The reason why I touch upon these crucial policies and principles is to illustrate that the CPC's stand on the basic economic system is clear-cut, consistent and unwavering, and it continues to move to deeper levels. It is enshrined in the Party Constitution. It will not and cannot be changed.
I would like to reaffirm that the status and role of the private sector in China's economic and social development have not changed, nor have our guidelines and policies of encouraging, supporting and guiding the growth of the sector and of devoting ourselves to creating a favorable environment and providing more opportunities for its development.
China is a socialist country led by the CPC. The public sector has maintained a firm hold over the years as the country develops. It has made a monumental contribution to China's development, national defense and security, and improvement in the people's standard of living. It is an invaluable asset belonging to all Chinese. There is no doubt that we should ensure its sound growth so that it will continue to contribute to reform, opening up, and modernization. Our emphasis on the need to consolidate and develop the public sector and our policy of encouraging, supporting and guiding the development of the private sector are not contradictory but inherently coherent. China is a huge country with a large population. It is still and will long remain in the primary stage of socialism. In a bid to step up economic and social progress, it is imperative that all sectors work in unison. The flame leaps high when everybody adds wood to a fire. The public and private sectors of the economy should be mutually reinforcing and beneficial; there is no need for conflict or strife.
China's private sector has grown larger and stronger under the guidelines and policies of the CPC and the state. For a long time, its rapid expansion has played a crucial role in helping stabilize growth, power innovation, increase employment, and raise living standards. This sector is a cornerstone for economic stability, a major source of the country's tax revenue, an essential player in technological innovation, a pillar for financial progress, and a driving force for sustained and healthy economic development.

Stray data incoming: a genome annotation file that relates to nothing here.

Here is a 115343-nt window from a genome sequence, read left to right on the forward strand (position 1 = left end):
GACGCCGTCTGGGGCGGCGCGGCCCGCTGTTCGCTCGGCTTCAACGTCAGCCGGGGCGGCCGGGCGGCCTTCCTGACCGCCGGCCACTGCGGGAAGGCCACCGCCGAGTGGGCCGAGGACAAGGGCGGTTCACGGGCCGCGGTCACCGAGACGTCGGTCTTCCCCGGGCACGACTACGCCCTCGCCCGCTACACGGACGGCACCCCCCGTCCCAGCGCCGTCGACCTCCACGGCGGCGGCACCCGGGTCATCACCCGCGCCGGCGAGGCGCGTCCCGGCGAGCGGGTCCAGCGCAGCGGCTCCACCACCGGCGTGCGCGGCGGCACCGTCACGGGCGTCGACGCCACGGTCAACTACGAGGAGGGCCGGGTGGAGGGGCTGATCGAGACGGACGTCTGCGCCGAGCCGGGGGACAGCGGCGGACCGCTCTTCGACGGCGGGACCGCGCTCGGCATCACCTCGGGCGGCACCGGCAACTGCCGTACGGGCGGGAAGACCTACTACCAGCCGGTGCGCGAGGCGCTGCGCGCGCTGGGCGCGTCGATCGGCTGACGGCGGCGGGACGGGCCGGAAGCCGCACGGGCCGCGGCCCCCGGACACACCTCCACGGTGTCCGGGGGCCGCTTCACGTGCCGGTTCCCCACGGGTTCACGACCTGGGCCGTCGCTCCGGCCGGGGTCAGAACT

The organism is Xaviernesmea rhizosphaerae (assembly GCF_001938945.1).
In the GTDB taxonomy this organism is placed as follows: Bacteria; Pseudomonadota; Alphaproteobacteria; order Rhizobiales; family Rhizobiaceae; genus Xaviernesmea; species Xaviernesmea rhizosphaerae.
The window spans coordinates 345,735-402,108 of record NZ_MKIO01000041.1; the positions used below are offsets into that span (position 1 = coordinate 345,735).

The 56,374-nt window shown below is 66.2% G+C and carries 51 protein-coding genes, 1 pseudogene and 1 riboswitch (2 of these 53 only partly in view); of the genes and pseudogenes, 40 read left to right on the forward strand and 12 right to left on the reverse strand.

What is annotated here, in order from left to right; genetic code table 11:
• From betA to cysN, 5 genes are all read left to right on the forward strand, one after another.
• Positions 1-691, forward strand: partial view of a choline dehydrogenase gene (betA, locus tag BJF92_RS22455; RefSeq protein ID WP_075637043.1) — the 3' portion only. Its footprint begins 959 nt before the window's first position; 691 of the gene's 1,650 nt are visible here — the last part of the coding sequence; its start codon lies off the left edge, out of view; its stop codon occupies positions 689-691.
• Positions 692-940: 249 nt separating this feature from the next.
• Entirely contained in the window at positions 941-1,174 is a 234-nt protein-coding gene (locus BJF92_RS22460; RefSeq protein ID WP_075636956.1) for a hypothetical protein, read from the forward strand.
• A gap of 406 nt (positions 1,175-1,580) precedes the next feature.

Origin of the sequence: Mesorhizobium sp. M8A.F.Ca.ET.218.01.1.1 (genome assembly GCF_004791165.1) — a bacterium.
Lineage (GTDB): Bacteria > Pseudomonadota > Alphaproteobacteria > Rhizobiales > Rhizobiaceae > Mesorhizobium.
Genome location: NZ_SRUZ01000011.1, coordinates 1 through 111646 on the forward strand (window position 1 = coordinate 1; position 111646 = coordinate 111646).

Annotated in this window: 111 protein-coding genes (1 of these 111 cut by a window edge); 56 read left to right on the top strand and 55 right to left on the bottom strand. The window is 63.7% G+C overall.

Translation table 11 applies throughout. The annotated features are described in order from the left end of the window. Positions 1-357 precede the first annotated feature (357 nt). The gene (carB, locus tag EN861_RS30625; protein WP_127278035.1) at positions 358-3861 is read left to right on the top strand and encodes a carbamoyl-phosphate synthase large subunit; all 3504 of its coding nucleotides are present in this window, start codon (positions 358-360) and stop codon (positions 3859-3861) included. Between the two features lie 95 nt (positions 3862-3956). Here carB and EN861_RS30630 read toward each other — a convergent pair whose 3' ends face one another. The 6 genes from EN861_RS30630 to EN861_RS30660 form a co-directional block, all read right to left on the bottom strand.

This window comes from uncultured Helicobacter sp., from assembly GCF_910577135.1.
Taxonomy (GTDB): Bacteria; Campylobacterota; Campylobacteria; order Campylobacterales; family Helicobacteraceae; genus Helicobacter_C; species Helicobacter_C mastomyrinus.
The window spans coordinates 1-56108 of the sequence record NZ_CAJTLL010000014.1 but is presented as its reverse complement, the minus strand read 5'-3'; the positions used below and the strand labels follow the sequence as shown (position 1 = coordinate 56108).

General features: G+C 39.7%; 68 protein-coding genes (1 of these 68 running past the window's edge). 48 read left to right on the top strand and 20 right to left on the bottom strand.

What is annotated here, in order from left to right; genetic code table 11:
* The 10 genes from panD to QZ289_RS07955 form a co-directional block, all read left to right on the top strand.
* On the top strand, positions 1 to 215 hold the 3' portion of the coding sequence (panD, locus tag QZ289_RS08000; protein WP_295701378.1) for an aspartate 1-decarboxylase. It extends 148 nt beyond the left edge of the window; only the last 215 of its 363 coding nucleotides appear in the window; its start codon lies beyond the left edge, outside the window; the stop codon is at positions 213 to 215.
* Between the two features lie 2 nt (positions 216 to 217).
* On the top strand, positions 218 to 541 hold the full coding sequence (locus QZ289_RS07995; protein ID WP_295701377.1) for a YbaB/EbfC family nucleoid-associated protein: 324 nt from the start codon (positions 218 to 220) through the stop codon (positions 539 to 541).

Of course, the public and private sectors alike encounter problems, dilemmas and challenges as they grow. We need to work together in pursuit of solutions. However, we should not reach a point where we adopt a one-sided perspective. Claims that seek to negate the role of the public sector or the private sector run counter to the fundamental interests of the overwhelming majority of the people and the requirements of China's reform and development and are therefore incorrect.
2. Implementing Policies and Measures on Promoting the Healthy Development of the Private Sector
Since the reform and opening-up program began, the Party and the government have come up with a series of policies and measures on the development of the private sector. Since the 18th CPC National Congress in particular, these have been improved as we forge ahead with all-round in-depth reform.
A host of reform measures aimed at granting greater market access to private sector enterprises and ensuring that they develop on an equal footing with SOEs were launched at the third, fourth and fifth plenary sessions of the 18th CPC Central Committee. These included:
– encouraging private sector enterprises to take part in SOE reform;
– fostering mixed enterprises with non-public capital as the controlling shareholder;
– ensuring that all kinds of market players can enter areas not on the negative list on an equal basis in accordance with the law;
– allowing more SOEs and enterprises of other types of ownership to develop into mixed enterprises;
– allowing private capital to hold shares in projects invested in by state-owned capital;
– allowing qualified private capital to set up financial institutions such as small and medium-sized banks in accordance with the law;
– allowing private capital to participate in urban infrastructure investment and operation by government license and other means;
– encouraging private capital to invest in rural construction; and
– allowing enterprises and social organizations to initiate various programs in rural areas.
In order to implement the principles proposed at the 18th CPC National Congress and the third, fourth and fifth plenary sessions of the 18th CPC Central Committee, we have launched a large number of relevant policies and measures. It is safe to say that a policy framework that encourages, supports and guides the development of the private sector has taken shape. The private sector enjoys a better policy and social environment than ever before.